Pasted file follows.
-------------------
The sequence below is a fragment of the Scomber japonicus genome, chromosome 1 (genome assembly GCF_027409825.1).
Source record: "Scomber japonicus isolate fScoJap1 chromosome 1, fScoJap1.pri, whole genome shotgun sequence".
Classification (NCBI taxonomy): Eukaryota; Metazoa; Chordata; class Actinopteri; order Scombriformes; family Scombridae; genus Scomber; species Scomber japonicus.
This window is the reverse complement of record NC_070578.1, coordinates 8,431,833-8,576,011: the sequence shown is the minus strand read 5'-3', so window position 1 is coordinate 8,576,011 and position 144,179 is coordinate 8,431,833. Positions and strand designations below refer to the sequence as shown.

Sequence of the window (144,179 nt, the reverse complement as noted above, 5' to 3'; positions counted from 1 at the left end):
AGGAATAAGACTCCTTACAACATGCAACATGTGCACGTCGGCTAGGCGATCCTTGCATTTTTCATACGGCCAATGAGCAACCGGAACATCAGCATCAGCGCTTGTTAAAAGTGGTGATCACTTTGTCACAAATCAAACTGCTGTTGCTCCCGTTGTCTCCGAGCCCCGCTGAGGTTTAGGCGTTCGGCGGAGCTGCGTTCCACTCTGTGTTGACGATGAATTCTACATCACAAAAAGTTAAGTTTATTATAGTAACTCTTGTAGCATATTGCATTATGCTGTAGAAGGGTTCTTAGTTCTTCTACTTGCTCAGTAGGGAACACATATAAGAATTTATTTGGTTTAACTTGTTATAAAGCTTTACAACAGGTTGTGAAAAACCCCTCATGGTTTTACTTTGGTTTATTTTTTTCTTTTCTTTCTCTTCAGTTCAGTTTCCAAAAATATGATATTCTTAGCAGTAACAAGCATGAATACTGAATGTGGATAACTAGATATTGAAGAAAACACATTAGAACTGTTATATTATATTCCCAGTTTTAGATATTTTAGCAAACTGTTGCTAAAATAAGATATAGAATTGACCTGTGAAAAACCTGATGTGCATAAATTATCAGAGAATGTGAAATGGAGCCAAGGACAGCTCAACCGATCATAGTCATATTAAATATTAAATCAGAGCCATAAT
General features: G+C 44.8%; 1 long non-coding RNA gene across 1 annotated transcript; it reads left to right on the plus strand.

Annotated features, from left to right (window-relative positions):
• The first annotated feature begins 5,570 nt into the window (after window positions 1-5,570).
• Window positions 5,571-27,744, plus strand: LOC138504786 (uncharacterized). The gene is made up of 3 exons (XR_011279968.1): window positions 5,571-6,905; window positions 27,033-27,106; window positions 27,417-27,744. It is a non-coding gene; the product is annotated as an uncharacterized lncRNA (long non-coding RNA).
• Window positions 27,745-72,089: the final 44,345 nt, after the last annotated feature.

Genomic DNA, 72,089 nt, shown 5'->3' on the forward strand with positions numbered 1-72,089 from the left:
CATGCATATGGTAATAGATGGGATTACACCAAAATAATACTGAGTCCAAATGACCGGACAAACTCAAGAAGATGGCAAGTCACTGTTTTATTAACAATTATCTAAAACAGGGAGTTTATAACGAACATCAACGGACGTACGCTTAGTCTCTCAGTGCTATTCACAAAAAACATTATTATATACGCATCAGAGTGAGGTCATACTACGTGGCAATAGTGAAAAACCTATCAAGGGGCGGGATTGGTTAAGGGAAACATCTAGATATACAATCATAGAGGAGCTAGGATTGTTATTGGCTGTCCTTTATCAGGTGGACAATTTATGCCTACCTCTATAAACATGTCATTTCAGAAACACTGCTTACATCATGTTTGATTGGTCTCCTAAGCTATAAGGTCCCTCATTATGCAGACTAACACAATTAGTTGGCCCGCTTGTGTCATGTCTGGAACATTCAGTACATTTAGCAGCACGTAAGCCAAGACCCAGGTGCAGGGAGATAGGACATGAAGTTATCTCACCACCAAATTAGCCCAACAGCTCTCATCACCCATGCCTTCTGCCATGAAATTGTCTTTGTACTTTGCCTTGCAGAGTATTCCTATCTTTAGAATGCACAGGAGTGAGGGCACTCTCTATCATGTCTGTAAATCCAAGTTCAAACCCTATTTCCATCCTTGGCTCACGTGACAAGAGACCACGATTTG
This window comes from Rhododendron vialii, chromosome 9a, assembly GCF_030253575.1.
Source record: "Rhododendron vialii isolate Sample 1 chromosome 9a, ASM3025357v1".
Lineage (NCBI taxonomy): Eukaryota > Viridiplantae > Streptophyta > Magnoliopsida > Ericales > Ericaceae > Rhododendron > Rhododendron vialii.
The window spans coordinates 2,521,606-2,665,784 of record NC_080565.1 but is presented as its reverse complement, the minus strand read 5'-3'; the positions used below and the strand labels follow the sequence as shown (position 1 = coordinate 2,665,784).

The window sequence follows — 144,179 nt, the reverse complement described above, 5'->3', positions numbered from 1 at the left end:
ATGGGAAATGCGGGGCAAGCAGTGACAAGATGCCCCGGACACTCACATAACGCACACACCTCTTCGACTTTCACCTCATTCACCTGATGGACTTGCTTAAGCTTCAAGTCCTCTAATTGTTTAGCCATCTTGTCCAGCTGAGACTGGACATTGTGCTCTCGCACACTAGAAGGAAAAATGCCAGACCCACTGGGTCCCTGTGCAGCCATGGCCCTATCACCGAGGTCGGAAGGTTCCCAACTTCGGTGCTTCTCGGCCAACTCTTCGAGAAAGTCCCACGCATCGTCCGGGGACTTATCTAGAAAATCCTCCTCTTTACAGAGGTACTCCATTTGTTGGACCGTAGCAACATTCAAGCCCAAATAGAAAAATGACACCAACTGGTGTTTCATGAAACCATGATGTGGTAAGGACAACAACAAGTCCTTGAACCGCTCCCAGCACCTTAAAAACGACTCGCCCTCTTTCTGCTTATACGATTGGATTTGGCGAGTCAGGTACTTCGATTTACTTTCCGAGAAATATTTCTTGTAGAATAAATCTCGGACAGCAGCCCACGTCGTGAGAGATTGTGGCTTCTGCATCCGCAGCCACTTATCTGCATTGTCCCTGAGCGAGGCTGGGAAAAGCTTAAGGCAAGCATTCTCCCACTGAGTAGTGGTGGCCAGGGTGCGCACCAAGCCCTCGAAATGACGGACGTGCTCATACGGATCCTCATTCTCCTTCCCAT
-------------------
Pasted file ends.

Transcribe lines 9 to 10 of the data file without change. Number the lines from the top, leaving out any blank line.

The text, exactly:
• The first annotated feature begins 5,570 nt into the window (after window positions 1-5,570).
• Window positions 5,571-27,744, plus strand: LOC138504786 (uncharacterized). The gene is made up of 3 exons (XR_011279968.1): window positions 5,571-6,905; window positions 27,033-27,106; window positions 27,417-27,744. It is a non-coding gene; the product is annotated as an uncharacterized lncRNA (long non-coding RNA).